LONDON (Reuters) - Investors are betting that likely new stimulus measures from the European Central Bank on Thursday will help shore up inflation and provide meatier dividends from euro zone companies for the rest of the decade, derivatives data shows.
Bets on future dividends from euro zone blue-chip companies, as measured by Euro STOXX 50 dividend futures for the next six years, have risen over the past seven weeks as ECB policymakers opened the door to a rate cut and further measures to fuel credit.
Given that payouts tend to rise along with inflation, long-term dividend futures are a way for equity investors to bet on monetary easing while not taking a gamble on market direction.
The ECB is expected to start charging banks for depositing money overnight and to launch a refinancing programme at its June 5 meeting. These two measures are seen by some in markets as paving the way for outright asset purchases, known as quantitative easing (QE).
"This move on the long-term dividend futures is a typical QE trade," said Delphine Leblond-Limpalaer, equity derivatives specialist at Societe Generale.
"QE could happen later this year but...people want to play something happening on June 5."
Futures on dividends to be paid by euro zone blue chips in the three years to 2020 have risen between 2 and 7 percent over the past seven weeks, outperforming shorter-dated maturities, which have gained less.
Shorter-dated dividend futures tend to be driven more by micro-, company-level factors while longer-dated contracts primarily move on macro- factors, especially inflation.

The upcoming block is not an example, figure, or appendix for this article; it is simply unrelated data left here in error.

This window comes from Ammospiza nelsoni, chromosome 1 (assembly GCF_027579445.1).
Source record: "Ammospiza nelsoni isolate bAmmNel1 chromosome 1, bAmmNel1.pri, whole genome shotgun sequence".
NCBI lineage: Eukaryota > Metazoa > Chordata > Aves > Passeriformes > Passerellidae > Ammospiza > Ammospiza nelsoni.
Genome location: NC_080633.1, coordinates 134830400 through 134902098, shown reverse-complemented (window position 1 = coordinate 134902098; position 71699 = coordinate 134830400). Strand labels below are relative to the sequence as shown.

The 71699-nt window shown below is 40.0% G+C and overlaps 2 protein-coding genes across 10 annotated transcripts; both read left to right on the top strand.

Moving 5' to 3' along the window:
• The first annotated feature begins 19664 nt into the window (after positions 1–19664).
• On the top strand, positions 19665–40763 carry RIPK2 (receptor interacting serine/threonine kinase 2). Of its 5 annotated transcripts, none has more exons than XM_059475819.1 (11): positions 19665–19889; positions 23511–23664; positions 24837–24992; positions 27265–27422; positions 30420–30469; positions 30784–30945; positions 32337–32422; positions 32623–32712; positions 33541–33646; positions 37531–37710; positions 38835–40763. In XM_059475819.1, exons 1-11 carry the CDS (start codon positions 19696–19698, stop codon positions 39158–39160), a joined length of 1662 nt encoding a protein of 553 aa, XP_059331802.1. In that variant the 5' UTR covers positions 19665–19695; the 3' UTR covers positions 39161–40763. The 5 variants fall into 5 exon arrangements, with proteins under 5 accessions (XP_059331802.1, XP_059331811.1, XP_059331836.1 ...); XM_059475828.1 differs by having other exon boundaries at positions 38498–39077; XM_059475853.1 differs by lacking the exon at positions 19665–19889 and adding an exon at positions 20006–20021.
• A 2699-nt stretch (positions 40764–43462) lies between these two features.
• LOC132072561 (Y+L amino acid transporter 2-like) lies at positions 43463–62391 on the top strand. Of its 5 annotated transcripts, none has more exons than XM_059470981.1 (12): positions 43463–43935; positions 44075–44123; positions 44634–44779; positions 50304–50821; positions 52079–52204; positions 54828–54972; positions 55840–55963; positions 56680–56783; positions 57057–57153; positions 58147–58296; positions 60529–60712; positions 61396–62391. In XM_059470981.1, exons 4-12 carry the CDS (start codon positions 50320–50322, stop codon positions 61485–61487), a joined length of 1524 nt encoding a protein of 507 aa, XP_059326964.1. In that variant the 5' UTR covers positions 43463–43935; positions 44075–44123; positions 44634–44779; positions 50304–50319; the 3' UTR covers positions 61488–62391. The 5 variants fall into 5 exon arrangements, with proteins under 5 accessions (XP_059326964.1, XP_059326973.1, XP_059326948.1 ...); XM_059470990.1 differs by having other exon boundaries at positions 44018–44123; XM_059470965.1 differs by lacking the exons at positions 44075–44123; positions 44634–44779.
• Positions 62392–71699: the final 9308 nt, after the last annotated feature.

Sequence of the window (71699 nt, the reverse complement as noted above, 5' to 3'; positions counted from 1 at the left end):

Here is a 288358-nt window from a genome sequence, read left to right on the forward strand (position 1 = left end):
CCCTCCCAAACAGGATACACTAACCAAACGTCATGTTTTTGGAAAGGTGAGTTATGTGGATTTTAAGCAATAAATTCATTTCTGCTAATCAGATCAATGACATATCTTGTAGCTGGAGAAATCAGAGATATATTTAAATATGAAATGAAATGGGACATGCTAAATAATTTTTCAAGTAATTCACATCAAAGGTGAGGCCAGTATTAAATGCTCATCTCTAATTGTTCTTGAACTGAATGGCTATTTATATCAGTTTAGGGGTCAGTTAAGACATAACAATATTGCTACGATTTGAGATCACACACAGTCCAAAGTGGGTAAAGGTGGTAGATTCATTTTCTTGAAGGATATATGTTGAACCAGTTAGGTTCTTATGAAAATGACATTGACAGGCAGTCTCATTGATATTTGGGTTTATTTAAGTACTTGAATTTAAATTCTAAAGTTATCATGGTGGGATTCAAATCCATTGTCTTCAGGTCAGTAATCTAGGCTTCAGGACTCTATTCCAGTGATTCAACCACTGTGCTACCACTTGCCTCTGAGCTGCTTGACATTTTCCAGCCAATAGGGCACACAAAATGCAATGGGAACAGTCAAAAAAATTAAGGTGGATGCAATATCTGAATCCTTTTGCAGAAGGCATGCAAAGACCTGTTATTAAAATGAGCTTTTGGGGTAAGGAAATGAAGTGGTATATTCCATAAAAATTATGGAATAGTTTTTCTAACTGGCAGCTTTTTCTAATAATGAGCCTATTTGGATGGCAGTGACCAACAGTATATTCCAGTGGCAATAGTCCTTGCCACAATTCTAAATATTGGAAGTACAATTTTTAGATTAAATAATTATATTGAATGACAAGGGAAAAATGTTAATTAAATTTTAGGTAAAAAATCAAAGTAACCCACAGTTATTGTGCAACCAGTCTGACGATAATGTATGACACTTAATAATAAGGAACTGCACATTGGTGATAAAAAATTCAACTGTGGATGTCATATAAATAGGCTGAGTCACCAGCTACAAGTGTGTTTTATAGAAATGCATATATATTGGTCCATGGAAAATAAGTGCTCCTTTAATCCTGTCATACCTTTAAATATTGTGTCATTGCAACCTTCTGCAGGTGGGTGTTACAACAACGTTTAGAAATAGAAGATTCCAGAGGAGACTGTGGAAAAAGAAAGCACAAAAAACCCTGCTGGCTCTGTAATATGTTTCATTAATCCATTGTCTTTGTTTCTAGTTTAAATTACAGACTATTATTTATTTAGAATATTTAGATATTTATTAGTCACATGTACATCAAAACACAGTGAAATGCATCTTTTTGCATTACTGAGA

The move reflected investors' speculative bets that monetary easing would eventually help drive up inflation, earnings and dividends.
Despite some selling over the past few days, as worse-than-expected data trickled out of the eurozone, the outlook for dividends remains positive and some strategists saw potential for further gains.
They cited major rallies in Japan's Nikkei and U.S. S&P 500 dividend futures when Bank of Japan and Federal Reserve unveiled QE programmes in late 2012.
"If you get a similar contraction in the risk premium as we saw for the Nikkei or the S&P during QE periods, we would expect an additional rally of longer-term maturities of at least 6-10 percent," Antoine Deix, global head of dividend strategy at BNP Paribas, said.
RISK OF DISAPPOINTMENT
The recent rise in dividend futures also implies a higher risk of a pullback in these contracts if the ECB falls short of market expectations on June 5, strategists warned.
"If they say anything that looks like they're going to delay the QE, that's a risk in the short term," Soc Gen's Leblond-Limpalaer said.
She highlighted a fall in the 2018-2020 contracts since May 28 as evidence some investors had already started to take profit on that trade.
Dividend futures are less liquid than cash equities, meaning they are more susceptible to mispricing, and the impact of a selloff could easily be exacerbated by a scarcity of counterparties to sell to.
"Dividend futures have moved quite a bit ahead of equities and right now the price is rich," said Peng Cheng, global quantitative and derivatives strategist at JP Morgan.
"I expect longer dividend futures to underperform equities if we have a disappointment and we get a correction."
(Additional reporting by Vikram Subhedar; Editing by Lionel Laurent and Peter Graff; Graphic by Francecso Canepa)
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